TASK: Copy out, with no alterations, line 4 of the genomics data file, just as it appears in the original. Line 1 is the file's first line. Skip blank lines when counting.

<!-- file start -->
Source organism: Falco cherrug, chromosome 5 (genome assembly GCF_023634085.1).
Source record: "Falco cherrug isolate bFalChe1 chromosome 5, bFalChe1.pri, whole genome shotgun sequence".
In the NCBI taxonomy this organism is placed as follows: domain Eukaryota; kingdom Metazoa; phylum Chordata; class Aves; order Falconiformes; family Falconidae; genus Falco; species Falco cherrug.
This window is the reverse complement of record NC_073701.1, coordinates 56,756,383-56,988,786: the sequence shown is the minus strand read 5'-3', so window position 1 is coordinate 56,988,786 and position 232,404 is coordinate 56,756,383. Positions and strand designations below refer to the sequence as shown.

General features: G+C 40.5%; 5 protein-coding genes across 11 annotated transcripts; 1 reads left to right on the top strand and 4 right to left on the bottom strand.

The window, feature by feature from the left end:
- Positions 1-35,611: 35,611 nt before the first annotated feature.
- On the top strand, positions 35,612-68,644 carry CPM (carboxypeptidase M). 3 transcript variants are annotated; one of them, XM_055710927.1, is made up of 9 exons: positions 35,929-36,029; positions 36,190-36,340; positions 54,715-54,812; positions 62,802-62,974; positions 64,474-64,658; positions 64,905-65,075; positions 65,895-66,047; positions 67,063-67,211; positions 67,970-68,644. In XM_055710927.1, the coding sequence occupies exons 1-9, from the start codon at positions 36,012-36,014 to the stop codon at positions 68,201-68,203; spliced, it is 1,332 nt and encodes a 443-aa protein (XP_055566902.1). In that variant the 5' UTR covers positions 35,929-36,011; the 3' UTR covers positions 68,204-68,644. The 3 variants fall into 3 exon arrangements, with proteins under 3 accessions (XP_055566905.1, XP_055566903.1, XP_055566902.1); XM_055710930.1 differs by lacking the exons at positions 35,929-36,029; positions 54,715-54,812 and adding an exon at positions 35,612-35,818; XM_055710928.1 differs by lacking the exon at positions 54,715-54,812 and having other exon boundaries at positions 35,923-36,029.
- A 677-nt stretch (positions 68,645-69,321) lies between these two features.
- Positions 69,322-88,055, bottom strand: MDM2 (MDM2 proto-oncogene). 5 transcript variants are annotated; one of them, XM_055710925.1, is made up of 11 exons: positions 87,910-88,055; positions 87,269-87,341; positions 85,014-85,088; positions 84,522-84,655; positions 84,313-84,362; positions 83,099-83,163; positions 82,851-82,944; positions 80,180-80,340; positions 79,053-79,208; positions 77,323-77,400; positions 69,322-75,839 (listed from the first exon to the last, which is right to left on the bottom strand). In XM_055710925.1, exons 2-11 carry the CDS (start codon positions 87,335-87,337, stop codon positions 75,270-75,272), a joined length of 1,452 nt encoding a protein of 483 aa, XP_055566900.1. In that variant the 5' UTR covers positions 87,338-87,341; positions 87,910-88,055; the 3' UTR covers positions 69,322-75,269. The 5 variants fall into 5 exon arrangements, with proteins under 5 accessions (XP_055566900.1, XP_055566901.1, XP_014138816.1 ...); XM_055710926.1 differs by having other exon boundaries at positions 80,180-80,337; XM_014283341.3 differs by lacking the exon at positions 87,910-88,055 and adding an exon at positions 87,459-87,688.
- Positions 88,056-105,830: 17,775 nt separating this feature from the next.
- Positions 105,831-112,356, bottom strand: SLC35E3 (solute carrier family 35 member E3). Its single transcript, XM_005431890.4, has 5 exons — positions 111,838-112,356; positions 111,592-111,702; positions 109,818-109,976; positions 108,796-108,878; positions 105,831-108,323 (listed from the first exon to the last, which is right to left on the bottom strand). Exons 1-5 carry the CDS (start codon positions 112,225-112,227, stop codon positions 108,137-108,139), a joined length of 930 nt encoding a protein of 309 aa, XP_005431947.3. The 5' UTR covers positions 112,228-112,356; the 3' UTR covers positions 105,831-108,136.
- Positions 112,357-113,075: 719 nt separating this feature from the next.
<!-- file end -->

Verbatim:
This window is the reverse complement of record NC_073701.1, coordinates 56,756,383-56,988,786: the sequence shown is the minus strand read 5'-3', so window position 1 is coordinate 56,988,786 and position 232,404 is coordinate 56,756,383. Positions and strand designations below refer to the sequence as shown.